It seems that we finally find our groove on day three and everything falls into place; timing, turn over, paddle depth, lines of approach and portage smoothness.  It has always been our best time.
Once we arrive at Riverside park in Saranac Lake to the fanfare of the finish line there is a picnic lunch and the awards ceremony where trophies and mileage pins are distributed to those qualifying.
My long range goal as far as the "90 Miler" goes is to earn entry into the Gold Canoe Club.
To receive this honor a recipient must have participated in and completed 20 Adirondack Canoe Classics from Old Forge to Saranac Lake.
I've five behind me, so only 15 more to go.  I'll be 80 years old by then , so wish me luck!!

start at Fish Creek

and they're off........................

chow time

 5 years X 90 miles = 450 miles.

photos by Diane Aubrey LaRock

Thursday, September 08, 2011

29th Adirondack Ninety Mile Conoe race 2011

Adirondack 90 Miler

It's that time of year again.  Leigh and I will motor south shortly for the 7th time in as many years to challenge the elements and waterways of the Adirondacks.

The 3 day, 90 mile course will test our endurance and perseverance.  Every year brings a new adventure to add to our repertoire of tales to tell in the years to come.  From the first year when we paddled well into the night, to the time we capsized due to fatigue to last years rough weather.  So rough was the third and last day of last years race, that prior to the starting gun the race director announced that every paddler must don their pfd before starting out.  I looked at Leigh and said, "I think we're in for it today bud."  We were fortunate to finish in Saranac Lake on Lake flower because many did not.  Quite a few boats capsized in the wind tossed lakes and had to be rescued.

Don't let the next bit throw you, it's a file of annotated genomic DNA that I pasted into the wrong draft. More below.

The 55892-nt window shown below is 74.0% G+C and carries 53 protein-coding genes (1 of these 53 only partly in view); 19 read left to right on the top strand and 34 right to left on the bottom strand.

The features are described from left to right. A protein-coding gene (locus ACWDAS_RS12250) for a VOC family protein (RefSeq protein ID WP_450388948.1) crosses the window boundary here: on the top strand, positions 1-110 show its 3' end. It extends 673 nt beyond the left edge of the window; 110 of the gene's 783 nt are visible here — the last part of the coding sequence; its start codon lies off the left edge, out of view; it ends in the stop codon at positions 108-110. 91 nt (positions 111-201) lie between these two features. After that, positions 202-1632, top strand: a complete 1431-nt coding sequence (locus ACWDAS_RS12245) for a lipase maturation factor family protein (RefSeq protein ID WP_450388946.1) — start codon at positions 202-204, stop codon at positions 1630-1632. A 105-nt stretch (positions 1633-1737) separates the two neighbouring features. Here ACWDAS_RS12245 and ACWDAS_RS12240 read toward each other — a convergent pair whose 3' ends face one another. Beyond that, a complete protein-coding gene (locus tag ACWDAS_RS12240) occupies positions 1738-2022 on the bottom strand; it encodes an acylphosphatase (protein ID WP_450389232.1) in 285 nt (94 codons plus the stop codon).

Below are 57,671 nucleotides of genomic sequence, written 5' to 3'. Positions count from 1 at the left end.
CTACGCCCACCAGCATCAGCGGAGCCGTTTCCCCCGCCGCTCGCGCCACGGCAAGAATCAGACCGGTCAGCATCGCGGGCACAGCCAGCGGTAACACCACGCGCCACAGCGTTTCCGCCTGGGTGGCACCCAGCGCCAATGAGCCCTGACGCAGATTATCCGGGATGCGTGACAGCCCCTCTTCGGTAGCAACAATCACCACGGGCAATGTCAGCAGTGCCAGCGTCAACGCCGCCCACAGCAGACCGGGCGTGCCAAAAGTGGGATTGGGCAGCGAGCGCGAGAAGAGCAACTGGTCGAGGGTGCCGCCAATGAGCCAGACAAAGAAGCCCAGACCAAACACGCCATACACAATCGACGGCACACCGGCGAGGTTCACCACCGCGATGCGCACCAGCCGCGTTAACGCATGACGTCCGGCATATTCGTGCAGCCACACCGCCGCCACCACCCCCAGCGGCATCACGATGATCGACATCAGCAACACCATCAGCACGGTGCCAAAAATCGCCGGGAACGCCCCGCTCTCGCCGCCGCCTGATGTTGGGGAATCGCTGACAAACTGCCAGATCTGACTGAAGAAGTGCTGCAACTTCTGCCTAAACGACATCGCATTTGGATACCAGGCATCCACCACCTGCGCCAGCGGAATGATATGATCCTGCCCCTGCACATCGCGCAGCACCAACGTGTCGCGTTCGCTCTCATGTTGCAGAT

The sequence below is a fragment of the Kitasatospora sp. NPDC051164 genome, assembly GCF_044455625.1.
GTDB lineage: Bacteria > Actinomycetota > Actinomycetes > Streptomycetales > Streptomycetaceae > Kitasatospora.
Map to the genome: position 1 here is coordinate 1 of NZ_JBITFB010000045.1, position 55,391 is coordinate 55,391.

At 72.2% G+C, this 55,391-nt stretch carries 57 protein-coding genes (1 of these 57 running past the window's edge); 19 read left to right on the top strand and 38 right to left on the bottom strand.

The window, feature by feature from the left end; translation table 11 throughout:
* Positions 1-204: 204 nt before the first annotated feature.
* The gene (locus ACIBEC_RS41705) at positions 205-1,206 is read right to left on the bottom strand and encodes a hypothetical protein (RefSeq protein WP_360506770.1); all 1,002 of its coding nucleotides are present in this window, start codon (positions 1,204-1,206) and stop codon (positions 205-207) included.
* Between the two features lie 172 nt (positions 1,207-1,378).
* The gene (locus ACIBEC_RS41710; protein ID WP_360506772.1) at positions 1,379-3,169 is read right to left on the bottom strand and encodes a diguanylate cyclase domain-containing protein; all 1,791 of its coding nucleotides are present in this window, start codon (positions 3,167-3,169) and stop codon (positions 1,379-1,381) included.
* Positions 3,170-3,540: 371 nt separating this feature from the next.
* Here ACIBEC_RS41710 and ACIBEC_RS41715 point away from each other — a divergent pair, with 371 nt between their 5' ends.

The weather report for this year looks ideal, but we all know about weather and weather reports, now don't we?

We are already late in leaving.  Leigh is an obstetrician and the best laid plans are frequently upset by a woman in labor.  That first year, the one where we paddled after dark, Leigh and Karen didn't pull in to Old Forge 'til one o'clock in the morning.  We were on the water at 0800 the next morn.

Here's hoping  we won't repeat that today.

Saturday, September 03, 2011

It seems to me that this word/concept "rights" gets mixed up and confused with words like "obligations", and "responsibilities." and just as often we have trouble determining what form of of government we really have, as in "republic vs democracy.
Unless one is a student of government You don't care much: when life, as you experience it, is good and things are going your way, for the most part.
It's when we have high unemployment, houses selling for a fraction of their cost and interest is at 4% and you can't afford to buy in the buyer's market, when gas prices rise to a level 1/2 or less the price in other developed countries, and obesity is the biggest health problem in the country, and healthcare costs are shooting over the moon, that we look somewhere to point the finger of blame and voice our displeasure.

... Hey, why not the government, the system? Yeah, it's a systems problem; let's change the system. Or, let's send a message by doing nothing and then "they'll" see that "they" have to change things. You see "they" don't have rights, "they" only have obligations. We have rights.
The problem here is that, by your way of thinking, rights has the upper hand over obligation.
Is that not a good thing? Individuals rights first? Rights, like most things in nature, have to be exercised in order to be maintained. The use it or lose it principle comes to the fore here. Sure you can sit on your butt and do nothing, it's your right afterall. You have the right to smoke, to overeat and become obese and burden your fellow citizens to care for you when you suffer the backlash of your indulging your rights.

Yes you have the right, under our democratic republic to burden your neighbors, your community, your fellow citizens, and to threaten, by so doing, their rights. Realize that, when threatened, a retaliatory response is usually forth-coming. In this case: they'll take away your right to burden them.

Having lived all my life in this flawed but democratic country and not being black or female, I can not adequately describe for you what it might be like to live in a country where the populace doesn't have the right to vote. There are still countries in this world where the right to NOT vote is not only encouraged but enforced. Go live in one of those countries as one of the oppressed class without the right to vote for a year or ten. If you get out alive, come back and tell us how not voting worked for you.